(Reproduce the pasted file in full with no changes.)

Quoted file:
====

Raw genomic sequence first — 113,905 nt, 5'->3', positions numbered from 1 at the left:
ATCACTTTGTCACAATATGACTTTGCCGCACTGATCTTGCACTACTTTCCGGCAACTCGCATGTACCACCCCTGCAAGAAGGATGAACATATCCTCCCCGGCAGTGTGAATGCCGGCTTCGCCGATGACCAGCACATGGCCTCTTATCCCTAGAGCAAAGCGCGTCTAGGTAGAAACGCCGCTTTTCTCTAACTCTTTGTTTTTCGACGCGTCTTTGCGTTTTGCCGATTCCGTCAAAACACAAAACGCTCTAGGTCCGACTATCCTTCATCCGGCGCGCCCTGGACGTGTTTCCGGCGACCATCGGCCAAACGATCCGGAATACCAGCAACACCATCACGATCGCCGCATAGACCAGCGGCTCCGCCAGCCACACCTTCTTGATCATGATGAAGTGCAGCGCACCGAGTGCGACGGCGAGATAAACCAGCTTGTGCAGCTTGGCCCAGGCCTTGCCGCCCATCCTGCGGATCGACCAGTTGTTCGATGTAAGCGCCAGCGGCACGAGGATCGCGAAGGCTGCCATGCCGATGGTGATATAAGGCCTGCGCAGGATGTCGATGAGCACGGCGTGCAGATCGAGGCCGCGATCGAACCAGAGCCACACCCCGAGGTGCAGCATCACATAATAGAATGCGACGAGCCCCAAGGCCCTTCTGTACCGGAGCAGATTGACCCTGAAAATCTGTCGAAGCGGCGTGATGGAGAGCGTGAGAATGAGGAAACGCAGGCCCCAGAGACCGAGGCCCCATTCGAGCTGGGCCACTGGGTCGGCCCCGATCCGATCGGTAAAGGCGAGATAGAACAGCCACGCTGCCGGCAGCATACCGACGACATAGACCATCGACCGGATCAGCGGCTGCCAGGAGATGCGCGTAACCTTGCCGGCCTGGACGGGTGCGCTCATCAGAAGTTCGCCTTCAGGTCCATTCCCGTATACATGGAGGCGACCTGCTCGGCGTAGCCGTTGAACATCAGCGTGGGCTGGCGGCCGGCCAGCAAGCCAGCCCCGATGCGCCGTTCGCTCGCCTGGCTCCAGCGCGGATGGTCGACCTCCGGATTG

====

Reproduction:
Raw genomic sequence first — 113,905 nt, 5'->3', positions numbered from 1 at the left:
ATCACTTTGTCACAATATGACTTTGCCGCACTGATCTTGCACTACTTTCCGGCAACTCGCATGTACCACCCCTGCAAGAAGGATGAACATATCCTCCCCGGCAGTGTGAATGCCGGCTTCGCCGATGACCAGCACATGGCCTCTTATCCCTAGAGCAAAGCGCGTCTAGGTAGAAACGCCGCTTTTCTCTAACTCTTTGTTTTTCGACGCGTCTTTGCGTTTTGCCGATTCCGTCAAAACACAAAACGCTCTAGGTCCGACTATCCTTCATCCGGCGCGCCCTGGACGTGTTTCCGGCGACCATCGGCCAAACGATCCGGAATACCAGCAACACCATCACGATCGCCGCATAGACCAGCGGCTCCGCCAGCCACACCTTCTTGATCATGATGAAGTGCAGCGCACCGAGTGCGACGGCGAGATAAACCAGCTTGTGCAGCTTGGCCCAGGCCTTGCCGCCCATCCTGCGGATCGACCAGTTGTTCGATGTAAGCGCCAGCGGCACGAGGATCGCGAAGGCTGCCATGCCGATGGTGATATAAGGCCTGCGCAGGATGTCGATGAGCACGGCGTGCAGATCGAGGCCGCGATCGAACCAGAGCCACACCCCGAGGTGCAGCATCACATAATAGAATGCGACGAGCCCCAAGGCCCTTCTGTACCGGAGCAGATTGACCCTGAAAATCTGTCGAAGCGGCGTGATGGAGAGCGTGAGAATGAGGAAACGCAGGCCCCAGAGACCGAGGCCCCATTCGAGCTGGGCCACTGGGTCGGCCCCGATCCGATCGGTAAAGGCGAGATAGAACAGCCACGCTGCCGGCAGCATACCGACGACATAGACCATCGACCGGATCAGCGGCTGCCAGGAGATGCGCGTAACCTTGCCGGCCTGGACGGGTGCGCTCATCAGAAGTTCGCCTTCAGGTCCATTCCCGTATACATGGAGGCGACCTGCTCGGCGTAGCCGTTGAACATCAGCGTGGGCTGGCGGCCGGCCAGCAAGCCAGCCCCGATGCGCCGTTCGCTCGCCTGGCTCCAGCGCGGATGGTCGACCTCCGGATTG